Introducing places of interest: Shiretoko National Park
Shiretoko Goko Lakes
as seen from Lake Number 1]
A three-kilometer circuitous walking trail has been built around five large and small lakes that are surrounded by a primeval forest. Visitors can see claw marks made by brown bears, holes bored by black woodpeckers, animal trails, and myriad other examples of the ways in which animals live in the wild. In the spring, skunk cabbage flowers bloom and Ezo brown frogs lay eggs in unison. In the summer, Tibicen bihamatus cicadas chirp while in autumn, varicolored fruits and leaves transform the area into a riot of chromatic inspiration.
An electrified fence is set up to enclose the third, fourth, and fifth lakes during the season when local brown bears are particularly active (normally between June and July of each year).
The vegetation that can be seen as you drive along the Trans-Shiretoko Highway connecting Utoro outside of Shari Town and Yunosawa in the town of Rausu varies according to elevation. Located 738 meters above sea level, Shiretoko Pass constitutes the highest point along this route and is home to a zone of dwarf stone pines that would normally be seen growing in an environment corresponding to an elevation of about 3,000 meters above sea level in the center of the main Japanese island of Honshu. The crimson foliage of autumn is also a magnificent sight to behold. Shiretoko Pass commands views of Mt. Rausu-dake, recognized as one of Japan's one hundred most celebrated peaks, and Kunashiri Island (one of four Russian-held islands off eastern Hokkaido).
There is a walking trail that leads to an amazing waterfall from which water falls from a point partway up a 100-meter high cliff into the Sea of Okhotsk. This waterfall is located one kilometer away from the Shiretoko Nature Center. Pass through various environments of old-growth trees and fields of grass to reach an observatory from which you can behold a magnificent landscape consisting of the Shiretoko Mountain Chain and the precipitous cliffs that are distinctive to Shiretoko. With an abundance of fauna and flora added to this mix, this area will always have something different to reveal in every season.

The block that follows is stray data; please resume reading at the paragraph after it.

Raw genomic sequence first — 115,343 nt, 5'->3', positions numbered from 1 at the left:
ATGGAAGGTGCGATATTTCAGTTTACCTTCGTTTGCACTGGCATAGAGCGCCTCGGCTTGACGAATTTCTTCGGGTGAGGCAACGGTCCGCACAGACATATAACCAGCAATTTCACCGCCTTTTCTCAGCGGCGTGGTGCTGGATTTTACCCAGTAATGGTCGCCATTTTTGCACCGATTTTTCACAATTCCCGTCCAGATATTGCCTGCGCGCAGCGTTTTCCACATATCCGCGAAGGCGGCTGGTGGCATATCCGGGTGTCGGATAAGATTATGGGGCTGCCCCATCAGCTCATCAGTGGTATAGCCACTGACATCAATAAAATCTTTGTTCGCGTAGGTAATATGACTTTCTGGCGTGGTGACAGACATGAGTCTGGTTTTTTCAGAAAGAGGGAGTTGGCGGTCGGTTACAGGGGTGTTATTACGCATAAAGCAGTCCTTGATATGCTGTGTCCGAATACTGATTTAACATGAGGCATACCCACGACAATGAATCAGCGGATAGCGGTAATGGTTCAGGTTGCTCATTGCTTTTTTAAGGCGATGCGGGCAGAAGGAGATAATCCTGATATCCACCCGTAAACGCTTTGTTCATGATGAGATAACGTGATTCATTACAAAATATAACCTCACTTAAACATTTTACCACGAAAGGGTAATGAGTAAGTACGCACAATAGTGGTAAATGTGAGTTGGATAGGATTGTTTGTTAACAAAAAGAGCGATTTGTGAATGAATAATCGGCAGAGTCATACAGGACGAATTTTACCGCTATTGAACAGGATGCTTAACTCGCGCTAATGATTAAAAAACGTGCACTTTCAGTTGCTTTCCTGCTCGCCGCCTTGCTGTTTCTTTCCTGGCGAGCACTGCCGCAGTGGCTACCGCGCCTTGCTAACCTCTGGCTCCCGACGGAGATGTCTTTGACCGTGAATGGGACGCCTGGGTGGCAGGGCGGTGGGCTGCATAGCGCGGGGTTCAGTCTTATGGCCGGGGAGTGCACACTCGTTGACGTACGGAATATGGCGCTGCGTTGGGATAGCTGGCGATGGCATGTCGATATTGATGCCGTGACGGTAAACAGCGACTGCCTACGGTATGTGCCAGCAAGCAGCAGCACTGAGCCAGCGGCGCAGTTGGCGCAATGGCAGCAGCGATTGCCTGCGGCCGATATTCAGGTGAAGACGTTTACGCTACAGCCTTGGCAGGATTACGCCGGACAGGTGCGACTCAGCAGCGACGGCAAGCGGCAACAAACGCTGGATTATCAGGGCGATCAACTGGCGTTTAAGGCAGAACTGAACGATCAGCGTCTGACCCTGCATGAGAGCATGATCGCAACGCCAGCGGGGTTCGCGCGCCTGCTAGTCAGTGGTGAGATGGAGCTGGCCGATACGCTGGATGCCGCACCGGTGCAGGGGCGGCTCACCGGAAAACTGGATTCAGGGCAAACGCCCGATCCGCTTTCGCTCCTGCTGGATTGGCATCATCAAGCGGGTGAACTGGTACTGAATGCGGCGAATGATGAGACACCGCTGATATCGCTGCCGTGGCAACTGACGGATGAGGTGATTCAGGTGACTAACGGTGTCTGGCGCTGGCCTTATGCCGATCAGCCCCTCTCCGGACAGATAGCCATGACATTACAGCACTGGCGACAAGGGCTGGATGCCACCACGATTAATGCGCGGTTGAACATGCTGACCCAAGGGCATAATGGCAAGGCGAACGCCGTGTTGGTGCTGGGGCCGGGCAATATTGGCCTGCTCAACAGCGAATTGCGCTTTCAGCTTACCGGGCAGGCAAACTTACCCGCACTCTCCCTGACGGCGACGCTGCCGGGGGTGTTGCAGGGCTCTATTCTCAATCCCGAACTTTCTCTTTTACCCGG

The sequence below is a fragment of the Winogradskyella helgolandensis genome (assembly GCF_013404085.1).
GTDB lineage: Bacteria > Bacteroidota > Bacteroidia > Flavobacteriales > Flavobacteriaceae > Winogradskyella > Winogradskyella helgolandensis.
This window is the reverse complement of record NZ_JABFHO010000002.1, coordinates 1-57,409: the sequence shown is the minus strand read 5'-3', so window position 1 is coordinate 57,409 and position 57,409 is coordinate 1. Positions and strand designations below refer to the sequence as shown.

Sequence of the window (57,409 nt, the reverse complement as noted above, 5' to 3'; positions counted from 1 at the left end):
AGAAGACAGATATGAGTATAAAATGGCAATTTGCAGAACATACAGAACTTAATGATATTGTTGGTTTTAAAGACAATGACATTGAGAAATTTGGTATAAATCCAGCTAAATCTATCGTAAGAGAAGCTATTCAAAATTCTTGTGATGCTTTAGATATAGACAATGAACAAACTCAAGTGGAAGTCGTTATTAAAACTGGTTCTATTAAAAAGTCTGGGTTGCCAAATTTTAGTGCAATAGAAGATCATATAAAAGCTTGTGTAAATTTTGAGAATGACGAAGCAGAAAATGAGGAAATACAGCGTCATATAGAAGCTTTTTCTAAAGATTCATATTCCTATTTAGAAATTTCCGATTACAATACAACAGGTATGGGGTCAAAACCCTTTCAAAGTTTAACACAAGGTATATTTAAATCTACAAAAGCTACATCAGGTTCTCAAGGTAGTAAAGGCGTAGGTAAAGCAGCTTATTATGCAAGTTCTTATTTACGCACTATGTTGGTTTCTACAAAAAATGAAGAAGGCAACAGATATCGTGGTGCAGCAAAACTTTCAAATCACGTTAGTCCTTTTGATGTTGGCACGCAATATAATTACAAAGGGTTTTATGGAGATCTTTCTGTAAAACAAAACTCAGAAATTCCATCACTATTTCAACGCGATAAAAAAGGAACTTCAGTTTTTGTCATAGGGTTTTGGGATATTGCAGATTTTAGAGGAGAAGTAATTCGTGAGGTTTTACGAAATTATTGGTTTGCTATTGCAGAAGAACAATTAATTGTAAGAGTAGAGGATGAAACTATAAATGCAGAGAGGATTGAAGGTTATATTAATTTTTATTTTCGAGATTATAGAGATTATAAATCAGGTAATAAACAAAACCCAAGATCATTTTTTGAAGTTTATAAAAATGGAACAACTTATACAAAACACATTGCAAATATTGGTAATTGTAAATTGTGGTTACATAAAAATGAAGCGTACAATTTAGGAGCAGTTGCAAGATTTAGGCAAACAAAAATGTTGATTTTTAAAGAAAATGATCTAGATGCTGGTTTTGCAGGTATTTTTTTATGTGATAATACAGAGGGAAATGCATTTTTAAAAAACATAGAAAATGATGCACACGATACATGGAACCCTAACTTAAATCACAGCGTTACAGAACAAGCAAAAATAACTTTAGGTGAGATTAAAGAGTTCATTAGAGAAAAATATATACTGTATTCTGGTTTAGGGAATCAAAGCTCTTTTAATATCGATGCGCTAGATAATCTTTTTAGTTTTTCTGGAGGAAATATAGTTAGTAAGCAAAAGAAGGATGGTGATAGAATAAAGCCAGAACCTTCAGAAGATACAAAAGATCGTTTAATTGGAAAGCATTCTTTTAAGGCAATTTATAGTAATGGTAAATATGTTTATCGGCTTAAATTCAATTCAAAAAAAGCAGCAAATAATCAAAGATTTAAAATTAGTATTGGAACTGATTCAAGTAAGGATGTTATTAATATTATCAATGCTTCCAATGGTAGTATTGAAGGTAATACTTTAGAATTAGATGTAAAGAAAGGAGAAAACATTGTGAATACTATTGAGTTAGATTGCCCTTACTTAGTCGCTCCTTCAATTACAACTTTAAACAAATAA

In grassy areas, you may catch sight of Siberian lupin and Senecio cannabifolius plants in bloom and Japanese stonechats and latham's snipes engaging in different patterns of flight. In wooded areas, you might also get to see narcissus flycatchers and the great spotted woodpecker. Areas near the cliffs are home to colonies of seabirds. In the winter months, ice floes drift in and visitors can marvel at the sight of sea eagles and white-tailed eagles soaring through the sky and a waterfall turning to blue-tinged ice as well as explore the area on cross-country skis or snowshoes. This trail can be enjoyed year-round.
Rising 1,661 meters above sea level, Mt. Rausu-dake is situated in the center of the Shiretoko Peninsula. Patches of snow remain on its slopes until the middle of July. The over 300 varieties of flowering alpine plants that grow on this mountain in summer are stunningly beautiful. A climber who has reached the summit can see the Shiretoko Mountain Chain and, on clear days, can also glimpse Kunashiri Island to the east and the Sea of Okhotsk and Shiretoko Goko Lakes to the west. This vantage point also overlooks Lake Rausu and a sea of trees.
As a habitat for wild birds and animals, the mountain has managed to retain its primeval form to this day. The beginning of July coincides with the commencement of the mountaineering season at Mt. Rausu-dake, which is later than for any other mountain in Japan.
The mountain-climbing trail between Mt. Io and Kamuiwakka is off-limits. Please take note of this fact if you are planning to climb Mt. Rausu-dake at some point in the future.